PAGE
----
In 5 days, George Stagg and Leo Russell will set off on the bike ride of a lifetime in aid of James’ Place, the UK based charity providing support for men experiencing suicidal crisis. They will tackle some of our favourite European climbs on this journey including Monte Zoncolan, the Stelvio and Gavia Pass and Mont Ventoux before ending with a climb up the highest paved road in Europe, Pico de Veleta in the Sierra Nevada.
To get behind their efforts and to find out how to train for a ride like this, we’ve asked the pair to share their story so far…
Training for Nine Mountains
On 20th May 2019 Leo and I will cycle from Austria to Southern Spain. We will ride over nine of Europe’s most famous mountain climbs (being the Grossglockner, Zoncolan, Stelvio, Gavia, Galibier, Alpe d’Huez, Ventoux, Tourmalet and Pico de Veleta). We will cover 3,200 kilometres and ascend 50,000 metres in under 20 days (we have targeted 15).
It is a common misconception when faced with an ultra-endurance cycling challenge to go out and spend long hours on the bike every day as the way to best train for it. Most people simply do not have the time to do this and it is often not the most efficient way of improving fitness/strength.
After consulting trainers, physios, and those who have taken on challenges similar to this, we quickly learnt that the most effective training which could fit into a busy working schedule actually involved hours spent indoors… yes, the dreaded turbo trainer. Thus our training routines consisted of targeted interval sessions on the turbo during the week, and extended endurance rides on the weekend.
It is obviously impossible to replicate the climbs we will soon take on in Europe while training in the UK. In regards to the last climb (Pico de Veleta, Sierra Nevada) which is nearly 40 kilometres long and tops out at 3,357 metres, it would be hard to replicate this anywhere in the world unless we were lucky enough to train in Columbia!
Being both South London based we do the majority of our riding in Kent. This is interspersed with cycling in the Chilterns and Surrey Hills (and a few trips further afield). For those not familiar with these locations from a cycling perspective, they should really check them out. Kent, in particular, offers stunning countryside, quiet roads, and importantly some very challenging terrain. There is constant undulation with climbs nearly always including sections of 15%-20%. You can do a 200km+ day and easily climb 2,500m-3,000m without ever needing to repeat a hill.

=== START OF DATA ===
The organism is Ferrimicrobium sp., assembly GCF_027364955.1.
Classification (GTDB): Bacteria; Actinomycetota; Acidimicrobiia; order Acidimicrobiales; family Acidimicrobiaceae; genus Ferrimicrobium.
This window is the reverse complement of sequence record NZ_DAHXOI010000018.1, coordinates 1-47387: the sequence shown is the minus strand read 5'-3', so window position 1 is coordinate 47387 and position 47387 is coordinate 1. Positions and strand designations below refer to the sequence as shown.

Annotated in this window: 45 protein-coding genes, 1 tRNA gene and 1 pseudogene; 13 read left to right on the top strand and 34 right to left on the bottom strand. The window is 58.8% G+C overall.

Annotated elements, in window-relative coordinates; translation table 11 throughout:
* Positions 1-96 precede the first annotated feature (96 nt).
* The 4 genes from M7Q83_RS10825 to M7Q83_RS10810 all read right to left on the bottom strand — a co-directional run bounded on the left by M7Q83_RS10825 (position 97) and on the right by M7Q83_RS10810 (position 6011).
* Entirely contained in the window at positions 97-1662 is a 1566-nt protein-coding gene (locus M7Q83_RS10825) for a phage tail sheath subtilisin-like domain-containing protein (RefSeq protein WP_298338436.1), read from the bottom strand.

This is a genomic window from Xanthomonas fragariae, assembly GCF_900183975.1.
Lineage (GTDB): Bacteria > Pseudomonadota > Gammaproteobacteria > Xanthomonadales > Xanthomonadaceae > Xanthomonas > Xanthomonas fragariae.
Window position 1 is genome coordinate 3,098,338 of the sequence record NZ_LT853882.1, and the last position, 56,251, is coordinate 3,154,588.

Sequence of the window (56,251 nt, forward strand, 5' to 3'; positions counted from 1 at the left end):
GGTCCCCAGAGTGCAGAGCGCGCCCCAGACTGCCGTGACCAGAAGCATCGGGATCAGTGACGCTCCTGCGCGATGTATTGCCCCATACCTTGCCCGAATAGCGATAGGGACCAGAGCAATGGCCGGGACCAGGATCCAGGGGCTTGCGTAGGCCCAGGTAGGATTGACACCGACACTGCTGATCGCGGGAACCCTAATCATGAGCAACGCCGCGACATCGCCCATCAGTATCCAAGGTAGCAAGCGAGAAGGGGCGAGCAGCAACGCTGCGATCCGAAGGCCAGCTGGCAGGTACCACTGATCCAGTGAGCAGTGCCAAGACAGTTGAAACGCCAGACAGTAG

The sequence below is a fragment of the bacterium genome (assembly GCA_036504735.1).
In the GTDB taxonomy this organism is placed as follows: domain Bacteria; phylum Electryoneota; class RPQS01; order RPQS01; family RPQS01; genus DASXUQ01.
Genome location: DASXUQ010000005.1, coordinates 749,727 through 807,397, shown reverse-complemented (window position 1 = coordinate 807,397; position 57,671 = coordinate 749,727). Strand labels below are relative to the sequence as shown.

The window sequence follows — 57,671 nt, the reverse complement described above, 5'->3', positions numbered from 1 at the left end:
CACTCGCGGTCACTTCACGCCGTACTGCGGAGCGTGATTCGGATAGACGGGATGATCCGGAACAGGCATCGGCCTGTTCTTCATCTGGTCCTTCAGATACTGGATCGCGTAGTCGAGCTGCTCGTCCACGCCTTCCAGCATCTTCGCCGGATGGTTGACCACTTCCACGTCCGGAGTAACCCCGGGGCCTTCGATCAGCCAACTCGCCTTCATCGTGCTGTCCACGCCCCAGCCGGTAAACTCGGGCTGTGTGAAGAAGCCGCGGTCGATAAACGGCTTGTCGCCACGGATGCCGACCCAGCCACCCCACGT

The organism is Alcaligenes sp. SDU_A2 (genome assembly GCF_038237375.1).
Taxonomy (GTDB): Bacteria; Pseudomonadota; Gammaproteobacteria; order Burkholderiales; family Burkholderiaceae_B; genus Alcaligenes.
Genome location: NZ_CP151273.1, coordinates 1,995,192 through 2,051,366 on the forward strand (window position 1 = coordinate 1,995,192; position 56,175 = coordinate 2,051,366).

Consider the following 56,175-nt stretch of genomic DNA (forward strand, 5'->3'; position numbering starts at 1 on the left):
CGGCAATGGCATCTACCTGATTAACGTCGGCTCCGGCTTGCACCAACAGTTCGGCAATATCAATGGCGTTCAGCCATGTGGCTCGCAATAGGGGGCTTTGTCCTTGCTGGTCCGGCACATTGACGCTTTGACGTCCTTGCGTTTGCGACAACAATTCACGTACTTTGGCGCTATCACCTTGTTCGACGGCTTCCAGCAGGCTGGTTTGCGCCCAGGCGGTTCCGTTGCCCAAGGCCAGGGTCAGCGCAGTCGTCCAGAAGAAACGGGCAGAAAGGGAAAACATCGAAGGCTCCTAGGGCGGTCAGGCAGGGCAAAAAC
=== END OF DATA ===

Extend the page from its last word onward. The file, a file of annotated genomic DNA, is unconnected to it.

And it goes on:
On the subject of hill repeats, although we didn’t have the pleasure a long slow climb at 6% while training, we did enjoy going up a single hill a few (many) times. Hills such as Toys Hills (Kent), Britwell Hill (Chilterns) and Aston Hill (Chilterns) provided suitable playgrounds for repetitive punishment.
For our dedicated training week, we based ourselves near Henley and spent seven gruelling days exploring southern England in early April. We spent over 53 hours on the bike. Over the course of the week, we cycled through Oxfordshire, Berkshire, Hampshire, Wiltshire, Gloucestershire, Buckinghamshire, Northamptonshire, Bedfordshire, Cambridgeshire and London.
We, of course, experienced challenging weather as you would expect to at this time of year in Britain. But the weather quickly turns when up in the mountains, so this sort of riding prepares you from a mental hardiness perspective, and also knowing what kit to have with you and how well it stands up to inclement conditions.
To find out more about George and Leo’s journey, visit www.ninemountains.co.uk.
The pair are raising funds for James’ Place (www.jamesplace.org.uk), a charity providing support for men in suicidal crisis.
You can follow them on social media (Instagram: @cyclingninemountains) where they will be posting daily updates on our progress.
If you’re inspired to ride in Europe following George and Leo’s efforts, head over to our European Cycling Holidays and find out how you can follow in their footsteps.